Web resources recommended by the Anatomical Society (UK).
Kevin Patton: Well, here’s something pretty cool. The Anatomical Society over in the UK has put together this list of online resources. Their education committee has put up a website where, you first go into it, you see this list of various areas of the human body. I’m looking at it right now. The first one is abdomen and digestive system, next one’s embryology, next one’s lower limb, next one’s musculoskeletal system, neuroanatomy and goes on and on and on. When you click on each of those major topics, you get this huge list of all of these different websites you can go to to explore these different areas.
Kevin Patton: When you’re looking for teaching tools, you’re looking for things to recommend to students to study with and so on, this is a place that I’m going to be going to to look for resources and for study tools and so on. Just go to the show notes for this podcast or go to theapprofessor.org and go to this episode page while you’re there, and I’ll have a link to it. Go ahead and explore it yourself. Give yourself some time, though, because once you get into it you just keep going and going and going and you don’t want to stop. Anyway, have fun.
Kevin Patton: Okay, so here’s something interesting from the news. It’s flu season as I record this, and as a matter of fact, in our household we’re starting to get a little bit of a cold here. But something came out in the British Medical Journal case reports recently is just crazy as far as I’m concerned. It has to do with this guy, this 34-year-old guy, who had this idea that when you sneeze it’s spreading germs all over the place, and of course that’s an accurate idea, but the second part of his idea is where the weirdness comes in.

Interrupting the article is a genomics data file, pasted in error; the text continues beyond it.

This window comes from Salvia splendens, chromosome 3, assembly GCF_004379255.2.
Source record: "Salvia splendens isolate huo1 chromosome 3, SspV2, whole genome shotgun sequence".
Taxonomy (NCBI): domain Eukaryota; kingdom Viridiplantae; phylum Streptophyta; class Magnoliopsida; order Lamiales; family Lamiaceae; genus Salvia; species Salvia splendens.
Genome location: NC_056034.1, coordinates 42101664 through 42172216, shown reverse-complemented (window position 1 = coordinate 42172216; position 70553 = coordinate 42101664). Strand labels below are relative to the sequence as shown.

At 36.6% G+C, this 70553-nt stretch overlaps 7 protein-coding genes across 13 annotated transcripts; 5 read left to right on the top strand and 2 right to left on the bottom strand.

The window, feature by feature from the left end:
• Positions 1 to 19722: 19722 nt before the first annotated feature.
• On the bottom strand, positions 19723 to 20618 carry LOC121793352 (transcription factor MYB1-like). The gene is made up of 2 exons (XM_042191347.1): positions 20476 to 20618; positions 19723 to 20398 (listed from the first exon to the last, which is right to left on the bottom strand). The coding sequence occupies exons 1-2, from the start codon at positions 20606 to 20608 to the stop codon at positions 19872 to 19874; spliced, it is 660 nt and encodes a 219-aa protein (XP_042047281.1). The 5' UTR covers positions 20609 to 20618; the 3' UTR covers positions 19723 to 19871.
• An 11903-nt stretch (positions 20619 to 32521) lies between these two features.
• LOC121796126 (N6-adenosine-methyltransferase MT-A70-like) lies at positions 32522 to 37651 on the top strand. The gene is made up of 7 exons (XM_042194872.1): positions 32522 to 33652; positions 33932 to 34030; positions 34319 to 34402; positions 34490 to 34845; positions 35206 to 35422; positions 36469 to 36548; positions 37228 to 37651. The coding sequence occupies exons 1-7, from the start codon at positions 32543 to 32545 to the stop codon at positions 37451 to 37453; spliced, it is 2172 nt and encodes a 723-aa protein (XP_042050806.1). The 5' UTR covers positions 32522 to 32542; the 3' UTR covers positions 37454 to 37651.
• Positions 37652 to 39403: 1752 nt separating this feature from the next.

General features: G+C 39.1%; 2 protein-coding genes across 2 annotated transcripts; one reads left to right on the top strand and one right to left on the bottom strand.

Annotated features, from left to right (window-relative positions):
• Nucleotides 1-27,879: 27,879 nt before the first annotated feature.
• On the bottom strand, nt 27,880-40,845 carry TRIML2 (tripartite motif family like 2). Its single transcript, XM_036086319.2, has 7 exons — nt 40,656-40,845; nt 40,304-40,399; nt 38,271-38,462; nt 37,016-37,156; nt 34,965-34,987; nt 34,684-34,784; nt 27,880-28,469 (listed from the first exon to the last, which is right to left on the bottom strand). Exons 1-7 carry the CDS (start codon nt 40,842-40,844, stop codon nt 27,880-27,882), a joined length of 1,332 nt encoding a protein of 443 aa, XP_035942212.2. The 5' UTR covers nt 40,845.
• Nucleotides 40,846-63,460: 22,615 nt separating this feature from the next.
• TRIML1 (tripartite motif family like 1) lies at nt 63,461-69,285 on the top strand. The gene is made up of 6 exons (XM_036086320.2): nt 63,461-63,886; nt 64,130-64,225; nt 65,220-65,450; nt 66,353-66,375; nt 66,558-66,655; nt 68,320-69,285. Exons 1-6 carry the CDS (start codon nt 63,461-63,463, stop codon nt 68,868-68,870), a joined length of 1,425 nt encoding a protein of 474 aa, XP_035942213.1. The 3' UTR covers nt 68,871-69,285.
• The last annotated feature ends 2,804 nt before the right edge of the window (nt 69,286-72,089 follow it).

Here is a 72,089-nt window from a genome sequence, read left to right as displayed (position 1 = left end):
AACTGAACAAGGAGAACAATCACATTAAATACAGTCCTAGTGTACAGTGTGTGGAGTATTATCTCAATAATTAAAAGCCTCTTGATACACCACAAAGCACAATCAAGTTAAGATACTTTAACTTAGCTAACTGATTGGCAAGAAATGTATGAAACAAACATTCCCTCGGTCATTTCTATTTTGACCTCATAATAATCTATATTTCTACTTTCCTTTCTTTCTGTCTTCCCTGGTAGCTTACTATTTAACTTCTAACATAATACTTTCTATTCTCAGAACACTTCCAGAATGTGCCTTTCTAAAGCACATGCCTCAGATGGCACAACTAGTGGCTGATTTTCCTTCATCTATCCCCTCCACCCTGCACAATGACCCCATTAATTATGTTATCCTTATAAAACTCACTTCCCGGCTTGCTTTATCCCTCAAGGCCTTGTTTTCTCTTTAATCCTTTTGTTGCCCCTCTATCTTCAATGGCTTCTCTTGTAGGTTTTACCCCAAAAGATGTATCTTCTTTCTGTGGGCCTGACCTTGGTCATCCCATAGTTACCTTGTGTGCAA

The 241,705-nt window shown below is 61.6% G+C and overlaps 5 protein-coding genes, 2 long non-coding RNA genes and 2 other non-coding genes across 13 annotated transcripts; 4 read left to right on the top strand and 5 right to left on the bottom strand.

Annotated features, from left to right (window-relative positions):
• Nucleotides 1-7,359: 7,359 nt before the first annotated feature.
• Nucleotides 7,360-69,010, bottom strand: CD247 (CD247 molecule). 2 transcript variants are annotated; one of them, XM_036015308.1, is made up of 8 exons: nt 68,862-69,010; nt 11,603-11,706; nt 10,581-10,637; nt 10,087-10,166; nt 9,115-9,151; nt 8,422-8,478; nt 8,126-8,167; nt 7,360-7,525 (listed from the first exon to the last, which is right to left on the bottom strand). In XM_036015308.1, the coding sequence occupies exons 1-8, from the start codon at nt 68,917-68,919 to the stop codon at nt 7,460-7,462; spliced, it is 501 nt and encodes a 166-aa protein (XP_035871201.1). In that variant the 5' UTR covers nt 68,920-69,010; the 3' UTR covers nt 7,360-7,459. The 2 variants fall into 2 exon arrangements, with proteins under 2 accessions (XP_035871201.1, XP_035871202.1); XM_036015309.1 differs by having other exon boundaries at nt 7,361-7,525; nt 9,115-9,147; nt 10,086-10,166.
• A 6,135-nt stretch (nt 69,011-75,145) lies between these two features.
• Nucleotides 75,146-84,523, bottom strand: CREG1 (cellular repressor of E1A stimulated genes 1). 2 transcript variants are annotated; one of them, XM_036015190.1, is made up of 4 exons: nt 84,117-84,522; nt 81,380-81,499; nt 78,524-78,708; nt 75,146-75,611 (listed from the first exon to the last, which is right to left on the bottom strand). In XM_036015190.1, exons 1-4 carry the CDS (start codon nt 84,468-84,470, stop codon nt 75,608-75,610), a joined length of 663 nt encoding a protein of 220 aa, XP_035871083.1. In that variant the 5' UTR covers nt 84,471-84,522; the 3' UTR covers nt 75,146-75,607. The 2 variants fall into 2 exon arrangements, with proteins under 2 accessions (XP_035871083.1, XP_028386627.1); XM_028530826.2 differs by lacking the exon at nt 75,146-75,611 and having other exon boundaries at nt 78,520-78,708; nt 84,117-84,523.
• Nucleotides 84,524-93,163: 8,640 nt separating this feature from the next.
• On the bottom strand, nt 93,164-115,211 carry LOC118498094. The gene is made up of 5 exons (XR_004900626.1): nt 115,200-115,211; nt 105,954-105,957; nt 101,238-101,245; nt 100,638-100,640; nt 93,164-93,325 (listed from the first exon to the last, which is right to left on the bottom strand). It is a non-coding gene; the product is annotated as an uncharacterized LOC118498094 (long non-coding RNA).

Kevin Patton: He felt like, well, therefore he should not sneeze into the atmosphere. So he would pinch his nose shut and close his mouth and he would give off a sneeze. Sneezes can blast air at more than 100 miles an hour. There’s a lot of pressure there. That pressure’s got to go somewhere. Well, where it went for him was right through the wall of his pharynx. He felt like something … He sneezed real hard, it was all closed up. He’d been doing this for decades, ever since he was a little kid, but this time he popped a hole in his pharynx.
Kevin Patton: As it turns out, it was a tiny little hole, but it was enough to get air to force into the retropharyngeal space and start moving around, where all the muscles and different kinds of things are in the neck. So he went to a physician and the physician said, “Well, it looks like your neck is swollen here.” He started palpating the guy’s neck and it starts bubbling and gurgling and cracking and stuff. They did some medical imaging and found out, yeah, he’s got all these little air bubbles all over the place. Luckily, it was a tiny enough hole and a small enough amount of air that they really didn’t have to do anything but watchful waiting and it eventually resolved itself. But the main thing they did, thank goodness, was teach this guy how to sneeze correctly.
Kevin Patton: Now, he has the right idea. You don’t want to sneeze all over the place, especially now in flu season, so they recommended what most physicians recommend, that is, sneezing into the crook of your arm, that is, into your elbow joint area rather than into your hands or into the face of your A&P instructor, or even onto your A&P book. Or, oh, the worst thing of all, sneezing onto your A&P test right before you turn it in to your A&P teacher. I hate that. Those winter exams, they always come at that time, the cough and hack and wheeze and, “Here’s my exam. Have a good holiday.” I’m like, “Oh, no!” I feel like I should be wearing gloves and so on to collect and correct my exams.
Kevin Patton: But anyway, the reason I mention this is it’s just one of those crazy anatomical things that I think we can drop into our course. If we’re telling stories about the pharynx, let’s liven it up a little bit, or we’re talking about sneezing or we’re talking about pressures in the respiratory tract and so on. This is a crazy story, but that’s what gets students’ attention, right?